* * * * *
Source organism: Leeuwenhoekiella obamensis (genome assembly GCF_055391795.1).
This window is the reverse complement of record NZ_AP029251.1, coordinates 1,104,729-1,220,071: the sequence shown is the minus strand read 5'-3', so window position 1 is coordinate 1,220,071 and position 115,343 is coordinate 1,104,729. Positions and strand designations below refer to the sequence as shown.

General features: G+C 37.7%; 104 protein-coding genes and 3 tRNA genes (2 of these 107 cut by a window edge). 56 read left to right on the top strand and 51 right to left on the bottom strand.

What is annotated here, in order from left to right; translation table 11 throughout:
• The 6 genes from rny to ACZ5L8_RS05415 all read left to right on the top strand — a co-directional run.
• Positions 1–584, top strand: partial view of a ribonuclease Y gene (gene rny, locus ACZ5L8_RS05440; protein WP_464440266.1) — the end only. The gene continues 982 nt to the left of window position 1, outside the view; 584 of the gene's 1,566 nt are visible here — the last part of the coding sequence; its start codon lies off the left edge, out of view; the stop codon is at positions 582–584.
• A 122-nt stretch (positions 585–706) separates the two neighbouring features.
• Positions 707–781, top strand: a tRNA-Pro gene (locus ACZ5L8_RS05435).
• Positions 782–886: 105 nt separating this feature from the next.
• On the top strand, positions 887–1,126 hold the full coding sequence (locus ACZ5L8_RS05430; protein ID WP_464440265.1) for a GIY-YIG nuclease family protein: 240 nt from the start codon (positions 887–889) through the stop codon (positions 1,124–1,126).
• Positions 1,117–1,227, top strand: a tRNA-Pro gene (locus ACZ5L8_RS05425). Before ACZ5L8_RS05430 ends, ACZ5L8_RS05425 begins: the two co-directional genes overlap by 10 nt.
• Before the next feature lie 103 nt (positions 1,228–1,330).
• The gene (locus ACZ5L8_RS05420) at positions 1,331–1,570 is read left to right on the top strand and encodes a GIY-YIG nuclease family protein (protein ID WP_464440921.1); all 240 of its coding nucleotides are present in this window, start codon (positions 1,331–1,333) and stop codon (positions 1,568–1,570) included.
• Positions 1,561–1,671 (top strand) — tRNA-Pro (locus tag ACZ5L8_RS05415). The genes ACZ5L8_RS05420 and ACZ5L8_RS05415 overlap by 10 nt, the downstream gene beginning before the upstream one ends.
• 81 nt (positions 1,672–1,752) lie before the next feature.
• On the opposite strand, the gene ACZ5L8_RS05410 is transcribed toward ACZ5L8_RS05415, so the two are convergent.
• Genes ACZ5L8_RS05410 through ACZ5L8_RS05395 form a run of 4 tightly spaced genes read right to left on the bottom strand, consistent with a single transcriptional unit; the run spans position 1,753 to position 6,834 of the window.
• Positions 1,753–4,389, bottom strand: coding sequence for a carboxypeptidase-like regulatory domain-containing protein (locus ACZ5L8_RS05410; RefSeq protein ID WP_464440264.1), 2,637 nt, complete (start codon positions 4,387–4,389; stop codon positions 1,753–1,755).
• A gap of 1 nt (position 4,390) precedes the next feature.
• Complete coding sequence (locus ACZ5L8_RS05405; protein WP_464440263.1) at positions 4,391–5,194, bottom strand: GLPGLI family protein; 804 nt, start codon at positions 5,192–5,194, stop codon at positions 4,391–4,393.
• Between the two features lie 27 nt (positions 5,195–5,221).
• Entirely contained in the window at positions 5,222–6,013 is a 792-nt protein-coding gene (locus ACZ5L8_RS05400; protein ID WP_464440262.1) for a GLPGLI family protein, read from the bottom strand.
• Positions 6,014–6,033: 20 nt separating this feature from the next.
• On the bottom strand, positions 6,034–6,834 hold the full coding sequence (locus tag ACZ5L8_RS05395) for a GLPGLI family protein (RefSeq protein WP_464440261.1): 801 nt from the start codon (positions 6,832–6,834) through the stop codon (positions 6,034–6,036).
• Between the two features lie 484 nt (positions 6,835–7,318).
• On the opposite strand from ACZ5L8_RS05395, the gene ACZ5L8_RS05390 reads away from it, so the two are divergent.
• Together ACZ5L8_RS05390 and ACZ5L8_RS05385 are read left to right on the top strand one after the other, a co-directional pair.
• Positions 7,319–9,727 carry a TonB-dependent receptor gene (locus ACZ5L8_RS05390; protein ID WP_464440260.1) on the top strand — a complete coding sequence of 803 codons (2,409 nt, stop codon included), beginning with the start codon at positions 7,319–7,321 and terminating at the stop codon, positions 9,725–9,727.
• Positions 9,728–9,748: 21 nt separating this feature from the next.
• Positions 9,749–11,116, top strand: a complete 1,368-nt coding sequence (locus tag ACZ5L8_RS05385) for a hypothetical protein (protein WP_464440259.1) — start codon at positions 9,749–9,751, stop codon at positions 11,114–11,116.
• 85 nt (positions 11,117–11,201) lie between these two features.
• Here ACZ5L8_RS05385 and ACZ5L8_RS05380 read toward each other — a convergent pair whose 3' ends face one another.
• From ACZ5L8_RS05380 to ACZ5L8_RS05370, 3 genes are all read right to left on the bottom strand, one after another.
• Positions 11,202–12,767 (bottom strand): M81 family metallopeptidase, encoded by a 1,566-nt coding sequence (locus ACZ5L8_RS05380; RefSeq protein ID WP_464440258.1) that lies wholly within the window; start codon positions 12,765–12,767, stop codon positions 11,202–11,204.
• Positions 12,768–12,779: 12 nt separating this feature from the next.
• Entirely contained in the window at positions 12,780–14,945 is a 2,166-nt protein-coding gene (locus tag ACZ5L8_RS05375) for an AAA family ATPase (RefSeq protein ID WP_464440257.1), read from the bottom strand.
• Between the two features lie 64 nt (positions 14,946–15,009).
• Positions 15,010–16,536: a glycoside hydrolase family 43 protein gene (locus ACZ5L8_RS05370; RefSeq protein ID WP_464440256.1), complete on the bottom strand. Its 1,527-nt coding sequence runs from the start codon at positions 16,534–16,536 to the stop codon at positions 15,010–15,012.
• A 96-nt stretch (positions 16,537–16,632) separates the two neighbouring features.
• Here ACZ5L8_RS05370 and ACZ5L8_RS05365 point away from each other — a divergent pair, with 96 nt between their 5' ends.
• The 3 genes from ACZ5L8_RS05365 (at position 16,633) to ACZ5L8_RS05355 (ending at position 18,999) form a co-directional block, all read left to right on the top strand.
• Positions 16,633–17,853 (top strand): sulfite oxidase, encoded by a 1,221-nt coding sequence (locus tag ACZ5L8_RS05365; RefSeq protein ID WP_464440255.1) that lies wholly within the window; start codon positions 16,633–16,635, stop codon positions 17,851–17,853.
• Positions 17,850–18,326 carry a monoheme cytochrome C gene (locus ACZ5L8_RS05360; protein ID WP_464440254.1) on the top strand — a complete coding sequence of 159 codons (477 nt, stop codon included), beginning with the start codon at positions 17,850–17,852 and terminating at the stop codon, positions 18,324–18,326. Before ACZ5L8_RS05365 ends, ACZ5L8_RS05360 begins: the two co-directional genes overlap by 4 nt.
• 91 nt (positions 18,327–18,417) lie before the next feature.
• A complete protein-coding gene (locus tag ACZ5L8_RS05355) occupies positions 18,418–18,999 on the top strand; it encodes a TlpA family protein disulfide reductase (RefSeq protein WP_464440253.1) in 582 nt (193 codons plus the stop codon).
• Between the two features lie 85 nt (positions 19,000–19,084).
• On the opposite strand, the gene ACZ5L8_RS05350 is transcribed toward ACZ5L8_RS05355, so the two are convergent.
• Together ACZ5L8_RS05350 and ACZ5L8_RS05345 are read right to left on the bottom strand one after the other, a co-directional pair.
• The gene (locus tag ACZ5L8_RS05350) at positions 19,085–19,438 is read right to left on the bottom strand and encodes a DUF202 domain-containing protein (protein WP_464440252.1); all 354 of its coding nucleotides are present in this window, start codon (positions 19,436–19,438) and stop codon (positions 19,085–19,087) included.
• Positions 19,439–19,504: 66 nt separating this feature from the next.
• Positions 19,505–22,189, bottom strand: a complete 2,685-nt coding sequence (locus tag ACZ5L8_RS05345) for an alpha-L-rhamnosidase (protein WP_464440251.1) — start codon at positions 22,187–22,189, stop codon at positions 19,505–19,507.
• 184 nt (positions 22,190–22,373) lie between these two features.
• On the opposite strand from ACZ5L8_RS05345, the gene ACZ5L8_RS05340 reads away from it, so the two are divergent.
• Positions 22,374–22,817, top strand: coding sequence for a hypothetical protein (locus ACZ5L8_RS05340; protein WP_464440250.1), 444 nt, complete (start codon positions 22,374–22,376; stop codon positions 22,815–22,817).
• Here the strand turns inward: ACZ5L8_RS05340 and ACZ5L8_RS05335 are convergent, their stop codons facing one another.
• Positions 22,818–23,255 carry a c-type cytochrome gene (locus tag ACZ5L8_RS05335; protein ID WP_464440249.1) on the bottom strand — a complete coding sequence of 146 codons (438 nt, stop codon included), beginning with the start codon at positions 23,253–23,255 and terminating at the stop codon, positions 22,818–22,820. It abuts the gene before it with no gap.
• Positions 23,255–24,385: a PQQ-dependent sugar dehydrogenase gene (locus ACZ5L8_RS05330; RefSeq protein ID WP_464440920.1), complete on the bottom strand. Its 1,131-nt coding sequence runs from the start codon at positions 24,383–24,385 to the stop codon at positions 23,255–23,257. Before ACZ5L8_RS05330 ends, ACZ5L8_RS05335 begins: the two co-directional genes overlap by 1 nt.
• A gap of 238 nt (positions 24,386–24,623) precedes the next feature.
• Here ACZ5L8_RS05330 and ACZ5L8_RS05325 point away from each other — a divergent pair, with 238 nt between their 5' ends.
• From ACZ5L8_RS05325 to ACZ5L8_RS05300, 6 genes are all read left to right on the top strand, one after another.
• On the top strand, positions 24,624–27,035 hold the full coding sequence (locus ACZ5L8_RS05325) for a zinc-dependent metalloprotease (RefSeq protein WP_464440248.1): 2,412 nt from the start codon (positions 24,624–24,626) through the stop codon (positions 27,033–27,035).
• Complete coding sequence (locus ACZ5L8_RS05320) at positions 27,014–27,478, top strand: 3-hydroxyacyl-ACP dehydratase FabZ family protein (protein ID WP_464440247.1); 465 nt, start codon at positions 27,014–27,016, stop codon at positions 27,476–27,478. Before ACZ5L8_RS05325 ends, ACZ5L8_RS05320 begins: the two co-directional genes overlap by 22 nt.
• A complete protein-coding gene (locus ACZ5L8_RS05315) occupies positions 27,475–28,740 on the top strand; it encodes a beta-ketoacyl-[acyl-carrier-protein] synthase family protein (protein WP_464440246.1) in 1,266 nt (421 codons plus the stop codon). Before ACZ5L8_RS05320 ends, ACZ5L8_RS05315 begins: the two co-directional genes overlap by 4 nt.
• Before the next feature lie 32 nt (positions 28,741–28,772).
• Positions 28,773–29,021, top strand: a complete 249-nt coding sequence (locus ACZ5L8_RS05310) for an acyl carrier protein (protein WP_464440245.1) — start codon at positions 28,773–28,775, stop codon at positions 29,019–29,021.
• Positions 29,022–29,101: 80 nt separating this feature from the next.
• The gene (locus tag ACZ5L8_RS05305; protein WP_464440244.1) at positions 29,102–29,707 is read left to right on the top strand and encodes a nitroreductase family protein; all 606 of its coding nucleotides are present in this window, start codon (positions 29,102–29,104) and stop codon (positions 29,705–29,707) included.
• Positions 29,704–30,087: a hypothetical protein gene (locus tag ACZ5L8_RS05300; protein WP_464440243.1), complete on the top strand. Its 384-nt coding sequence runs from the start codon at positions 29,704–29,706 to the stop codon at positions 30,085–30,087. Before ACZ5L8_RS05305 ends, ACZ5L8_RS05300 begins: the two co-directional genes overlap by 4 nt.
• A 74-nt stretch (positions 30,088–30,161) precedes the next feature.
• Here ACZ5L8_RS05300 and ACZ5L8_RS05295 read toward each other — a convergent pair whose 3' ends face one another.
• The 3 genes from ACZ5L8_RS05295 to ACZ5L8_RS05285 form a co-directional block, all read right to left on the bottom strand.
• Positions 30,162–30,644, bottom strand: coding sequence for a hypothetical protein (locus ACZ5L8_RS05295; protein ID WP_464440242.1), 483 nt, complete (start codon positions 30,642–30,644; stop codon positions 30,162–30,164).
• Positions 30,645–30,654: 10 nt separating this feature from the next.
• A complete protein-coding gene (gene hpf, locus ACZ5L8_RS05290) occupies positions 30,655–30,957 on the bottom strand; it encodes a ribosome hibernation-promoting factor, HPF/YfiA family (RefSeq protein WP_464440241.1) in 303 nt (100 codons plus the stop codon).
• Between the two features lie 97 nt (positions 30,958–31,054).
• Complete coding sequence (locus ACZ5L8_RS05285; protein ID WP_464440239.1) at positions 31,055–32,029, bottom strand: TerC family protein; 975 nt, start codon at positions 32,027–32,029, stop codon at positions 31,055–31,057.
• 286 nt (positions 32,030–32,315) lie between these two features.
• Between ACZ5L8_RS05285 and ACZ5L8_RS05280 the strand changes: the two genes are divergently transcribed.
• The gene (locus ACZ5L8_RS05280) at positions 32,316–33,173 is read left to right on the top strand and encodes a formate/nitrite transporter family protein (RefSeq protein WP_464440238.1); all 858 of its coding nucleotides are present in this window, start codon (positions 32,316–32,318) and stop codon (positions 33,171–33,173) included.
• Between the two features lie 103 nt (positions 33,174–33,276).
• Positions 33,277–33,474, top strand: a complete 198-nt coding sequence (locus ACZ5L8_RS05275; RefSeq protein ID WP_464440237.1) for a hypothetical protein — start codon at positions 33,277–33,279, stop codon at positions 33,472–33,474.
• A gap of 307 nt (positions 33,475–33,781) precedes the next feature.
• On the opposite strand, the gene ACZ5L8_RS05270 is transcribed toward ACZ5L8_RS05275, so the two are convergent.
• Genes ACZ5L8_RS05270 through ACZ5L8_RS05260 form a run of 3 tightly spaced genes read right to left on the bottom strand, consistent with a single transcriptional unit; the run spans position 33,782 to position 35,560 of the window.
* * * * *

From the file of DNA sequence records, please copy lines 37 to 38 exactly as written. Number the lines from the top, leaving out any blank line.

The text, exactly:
• Between the two features lie 64 nt (positions 14,946–15,009).
• Positions 15,010–16,536: a glycoside hydrolase family 43 protein gene (locus ACZ5L8_RS05370; RefSeq protein ID WP_464440256.1), complete on the bottom strand. Its 1,527-nt coding sequence runs from the start codon at positions 16,534–16,536 to the stop codon at positions 15,010–15,012.